December 20th, 2006
Week 50: 12/10 – 12/16

red oak
2006-12-15. Austin, TX. The red oaks (whether Shumard or Texas I don’t know) hold onto their leaves the longest of any trees my yard. They also grow quickly. This one was just a sprout 13 years ago and now it’s about 30 feet tall.

Dateline: 2007
First flower: Lupinus texensis (12/15).

Dateline: 2006
The week began cool (56F) and foggy and then turned sunny and increasingly warm, finally reaching 80F on 12/17 and 12/18. This is unseasonably warm even for Austin. All I did this week (slathered in sun screen and wearing my hat) was garden, either raking leaves or digging up beds for replanting. I also transplanted lots of sweet peas, larkspur, and bluebonnets. All that work and it still doesn’t look like much. The red oaks keep raining down leaves faster than I can rake them up. This is when I dream of acquiring another mulching mower.

The rose ‘Prosperity’ looked like it might be the next to go down from dieback. I cut back the affected canes as soon as I noticed it. Rose ‘Souvenir de la Malmaison’ is putting out buds, but too late to flower for Christmas.

First flower: paperwhite narcissus (12/14).

Dateline: 2004
The good and bad about winter in the south is that it’s never one thing or another very long. Last week it was near 80. This week it plunged to 20. Luckily it was only cold for a day or so. Now the highs are working their way up to the 60s. But by Christmas Eve, the temperatures will plunge again as another front from the Arctic blows down the Great Plains.

Most plants don’t go dormant here, so they go into shock with a night of Canadian weather. When the warm temperatures return, it’s sad to see the blackened garden. This year many of the roses were covered with new growth and buds. The older growth withstood the freeze.

The cannas, bananas, and elephant ears died back and I’ve already cut them down and covered the rhizomes with cedar elm leaves. The woody perennials lost their leaves, but the branches are still green. This includes the Tecoma stans, the plumbago, and the Pandorea ricasoliana. My oleander ‘Shari D’ is very frost-sensitive. The new buds definitely froze, but it does not look as badly damaged as it was by frosts when it was younger.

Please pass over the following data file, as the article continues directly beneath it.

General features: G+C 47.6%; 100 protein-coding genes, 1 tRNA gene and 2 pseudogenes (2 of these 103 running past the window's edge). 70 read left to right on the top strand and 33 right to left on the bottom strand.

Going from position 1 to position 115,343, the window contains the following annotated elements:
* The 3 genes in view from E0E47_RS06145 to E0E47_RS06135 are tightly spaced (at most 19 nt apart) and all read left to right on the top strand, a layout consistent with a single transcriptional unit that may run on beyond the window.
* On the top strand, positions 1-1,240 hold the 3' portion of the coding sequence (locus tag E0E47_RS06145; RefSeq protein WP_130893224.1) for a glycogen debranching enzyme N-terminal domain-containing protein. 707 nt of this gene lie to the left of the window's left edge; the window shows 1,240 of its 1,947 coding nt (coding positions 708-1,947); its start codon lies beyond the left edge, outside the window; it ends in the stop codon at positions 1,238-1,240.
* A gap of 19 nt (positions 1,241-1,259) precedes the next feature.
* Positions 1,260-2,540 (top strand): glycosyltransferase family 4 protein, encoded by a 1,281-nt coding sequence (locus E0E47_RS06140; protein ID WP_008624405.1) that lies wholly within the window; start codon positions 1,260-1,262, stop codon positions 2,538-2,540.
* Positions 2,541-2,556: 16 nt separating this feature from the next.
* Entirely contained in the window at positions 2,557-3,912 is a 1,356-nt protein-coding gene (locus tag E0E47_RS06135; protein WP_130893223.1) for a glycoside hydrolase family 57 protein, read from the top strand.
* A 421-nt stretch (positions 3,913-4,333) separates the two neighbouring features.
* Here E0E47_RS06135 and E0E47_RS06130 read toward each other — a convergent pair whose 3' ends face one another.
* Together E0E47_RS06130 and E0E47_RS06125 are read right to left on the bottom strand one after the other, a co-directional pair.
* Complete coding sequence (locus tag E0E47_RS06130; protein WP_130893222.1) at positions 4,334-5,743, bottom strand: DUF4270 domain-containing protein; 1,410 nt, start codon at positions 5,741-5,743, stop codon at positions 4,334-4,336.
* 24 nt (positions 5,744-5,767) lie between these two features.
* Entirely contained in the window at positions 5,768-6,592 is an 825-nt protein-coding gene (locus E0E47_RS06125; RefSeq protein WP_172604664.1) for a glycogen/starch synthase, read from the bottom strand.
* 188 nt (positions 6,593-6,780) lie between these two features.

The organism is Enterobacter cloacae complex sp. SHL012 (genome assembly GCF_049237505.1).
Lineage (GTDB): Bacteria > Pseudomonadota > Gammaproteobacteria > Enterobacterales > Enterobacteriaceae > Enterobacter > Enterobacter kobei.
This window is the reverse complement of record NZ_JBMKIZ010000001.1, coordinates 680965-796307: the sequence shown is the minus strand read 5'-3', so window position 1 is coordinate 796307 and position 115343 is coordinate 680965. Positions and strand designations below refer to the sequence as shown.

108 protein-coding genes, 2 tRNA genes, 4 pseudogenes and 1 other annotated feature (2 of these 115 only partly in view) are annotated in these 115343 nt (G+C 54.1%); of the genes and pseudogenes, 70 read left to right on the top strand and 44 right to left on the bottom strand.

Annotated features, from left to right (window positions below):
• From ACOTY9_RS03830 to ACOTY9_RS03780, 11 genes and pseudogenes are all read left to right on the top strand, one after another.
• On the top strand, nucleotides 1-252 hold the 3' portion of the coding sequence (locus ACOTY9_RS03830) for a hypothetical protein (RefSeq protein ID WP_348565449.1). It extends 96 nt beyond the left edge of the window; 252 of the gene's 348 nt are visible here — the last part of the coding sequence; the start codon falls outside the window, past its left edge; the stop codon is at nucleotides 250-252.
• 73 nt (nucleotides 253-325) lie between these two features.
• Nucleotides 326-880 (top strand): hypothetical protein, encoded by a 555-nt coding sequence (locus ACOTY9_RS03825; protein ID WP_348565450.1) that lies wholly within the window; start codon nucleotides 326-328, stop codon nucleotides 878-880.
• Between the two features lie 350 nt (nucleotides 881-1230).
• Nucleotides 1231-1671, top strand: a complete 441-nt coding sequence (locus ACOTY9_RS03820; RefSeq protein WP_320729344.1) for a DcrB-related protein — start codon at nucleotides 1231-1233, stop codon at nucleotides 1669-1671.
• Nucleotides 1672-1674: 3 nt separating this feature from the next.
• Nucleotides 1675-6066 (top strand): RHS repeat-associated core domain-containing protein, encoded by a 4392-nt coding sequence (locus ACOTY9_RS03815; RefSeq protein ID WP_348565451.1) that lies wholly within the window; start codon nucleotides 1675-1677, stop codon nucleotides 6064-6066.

The paperwhite narcissus are blooming. Before the freeze I picked roses from ‘Heritage‘, ‘Penelope‘, ‘Prosperity’, and ‘Madame Joseph Schwartz’.

Dateline: 2001
Sunday(12/15) was oddly warm (74F) and very humid. It rained off an on all day. Now that the rain has finally pushed through to the east, we are promised a few clear, crisp days before more rain next weekend.

Between showers, I managed to get out into garden long enough to see the first flower on the Chinese sacred lily, which is not a lily, but a relative of the paperwhite narcissus. The flowers are richly orange scented.

The oak leaves are bright red now and beginning to fall. All the trees have finally lost the remainder of their leaves, so I can stop spending all my time raking leaves and go back to spending all my time weeding the meadow.
Three rose bushes have flowers this week: ‘French Lace’, ‘Blush Noisette’, and ‘Madame Joseph Schwartz’. The ‘Blush Noisette’ is a much deeper pink than when it blooms in the summer.

by M Sinclair Stevens

2 Responses to post “Week 50: 12/10 – 12/16”

  1. From Annie in Austin:

    The red oak is beautiful! How cool to get fall color, unlike pecans and ashes. I’ve seen some larkspur in my garden, too, and a couple of bluebonnets. Did you recently plant the sweetpeas, or are these reseeders? I bought that heirloom one you mentioned in an earlier post, but didn’t plant it yet.

    I’m with you on the mulching mower – it’s so useful right now!

    Annie at the Transplantable Rose

    The sweet peas are newly-bought seeds. The heirloom ‘Cupani’ I had planted in the late 1990s came back for several years and then disappeared. I haven’t grown sweet peas since but I find myself retreating back to the origins of my garden which began with a lot of old-fashioned annuals. — mss

  2. From M2 (Austin):

    I once read a fable-type story about “Why the Oak Holds Her Leaves,” so apparently it’s a common phenomenon.